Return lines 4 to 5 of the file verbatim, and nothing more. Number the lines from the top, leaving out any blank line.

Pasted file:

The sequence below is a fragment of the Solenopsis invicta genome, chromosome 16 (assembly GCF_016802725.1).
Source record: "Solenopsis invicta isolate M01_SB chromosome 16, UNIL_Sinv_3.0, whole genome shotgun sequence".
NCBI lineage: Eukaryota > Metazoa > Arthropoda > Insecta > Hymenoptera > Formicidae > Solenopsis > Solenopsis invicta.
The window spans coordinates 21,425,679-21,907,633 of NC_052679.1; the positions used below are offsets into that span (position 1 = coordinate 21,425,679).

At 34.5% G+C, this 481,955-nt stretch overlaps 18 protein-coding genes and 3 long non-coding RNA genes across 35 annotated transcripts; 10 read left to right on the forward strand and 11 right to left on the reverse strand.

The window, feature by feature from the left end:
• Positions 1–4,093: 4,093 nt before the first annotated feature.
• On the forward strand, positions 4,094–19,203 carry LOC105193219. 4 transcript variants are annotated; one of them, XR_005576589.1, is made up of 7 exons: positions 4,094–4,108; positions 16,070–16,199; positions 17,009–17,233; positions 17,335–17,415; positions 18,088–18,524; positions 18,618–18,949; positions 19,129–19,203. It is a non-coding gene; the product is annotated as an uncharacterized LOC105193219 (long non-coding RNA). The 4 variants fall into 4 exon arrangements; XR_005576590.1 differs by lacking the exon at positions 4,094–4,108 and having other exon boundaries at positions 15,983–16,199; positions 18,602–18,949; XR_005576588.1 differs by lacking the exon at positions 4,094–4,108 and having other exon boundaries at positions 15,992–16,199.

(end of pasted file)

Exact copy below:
The window spans coordinates 21,425,679-21,907,633 of NC_052679.1; the positions used below are offsets into that span (position 1 = coordinate 21,425,679).

At 34.5% G+C, this 481,955-nt stretch overlaps 18 protein-coding genes and 3 long non-coding RNA genes across 35 annotated transcripts; 10 read left to right on the forward strand and 11 right to left on the reverse strand.